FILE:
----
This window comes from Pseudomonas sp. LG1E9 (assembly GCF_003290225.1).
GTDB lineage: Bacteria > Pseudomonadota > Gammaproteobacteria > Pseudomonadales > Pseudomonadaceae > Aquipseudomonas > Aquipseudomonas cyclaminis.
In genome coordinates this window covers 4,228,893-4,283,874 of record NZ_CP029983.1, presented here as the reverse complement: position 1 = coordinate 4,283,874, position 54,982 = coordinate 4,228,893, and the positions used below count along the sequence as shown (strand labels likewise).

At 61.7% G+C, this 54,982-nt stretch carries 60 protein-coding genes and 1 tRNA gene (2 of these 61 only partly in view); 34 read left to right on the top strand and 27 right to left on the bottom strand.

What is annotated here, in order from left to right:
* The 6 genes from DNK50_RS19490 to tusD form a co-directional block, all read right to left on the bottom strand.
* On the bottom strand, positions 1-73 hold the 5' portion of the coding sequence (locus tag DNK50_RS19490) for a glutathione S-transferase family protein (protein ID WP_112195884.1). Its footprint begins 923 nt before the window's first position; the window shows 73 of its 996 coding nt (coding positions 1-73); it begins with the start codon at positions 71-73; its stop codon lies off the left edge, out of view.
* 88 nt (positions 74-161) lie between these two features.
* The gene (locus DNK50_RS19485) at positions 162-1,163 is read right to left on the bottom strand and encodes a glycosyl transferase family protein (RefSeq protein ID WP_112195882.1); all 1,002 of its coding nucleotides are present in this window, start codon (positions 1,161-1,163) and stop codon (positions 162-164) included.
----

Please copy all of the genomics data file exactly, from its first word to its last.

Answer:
This window comes from Pseudomonas sp. LG1E9 (assembly GCF_003290225.1).
GTDB lineage: Bacteria > Pseudomonadota > Gammaproteobacteria > Pseudomonadales > Pseudomonadaceae > Aquipseudomonas > Aquipseudomonas cyclaminis.
In genome coordinates this window covers 4,228,893-4,283,874 of record NZ_CP029983.1, presented here as the reverse complement: position 1 = coordinate 4,283,874, position 54,982 = coordinate 4,228,893, and the positions used below count along the sequence as shown (strand labels likewise).

At 61.7% G+C, this 54,982-nt stretch carries 60 protein-coding genes and 1 tRNA gene (2 of these 61 only partly in view); 34 read left to right on the top strand and 27 right to left on the bottom strand.

What is annotated here, in order from left to right:
* The 6 genes from DNK50_RS19490 to tusD form a co-directional block, all read right to left on the bottom strand.
* On the bottom strand, positions 1-73 hold the 5' portion of the coding sequence (locus tag DNK50_RS19490) for a glutathione S-transferase family protein (protein ID WP_112195884.1). Its footprint begins 923 nt before the window's first position; the window shows 73 of its 996 coding nt (coding positions 1-73); it begins with the start codon at positions 71-73; its stop codon lies off the left edge, out of view.
* 88 nt (positions 74-161) lie between these two features.
* The gene (locus DNK50_RS19485) at positions 162-1,163 is read right to left on the bottom strand and encodes a glycosyl transferase family protein (RefSeq protein ID WP_112195882.1); all 1,002 of its coding nucleotides are present in this window, start codon (positions 1,161-1,163) and stop codon (positions 162-164) included.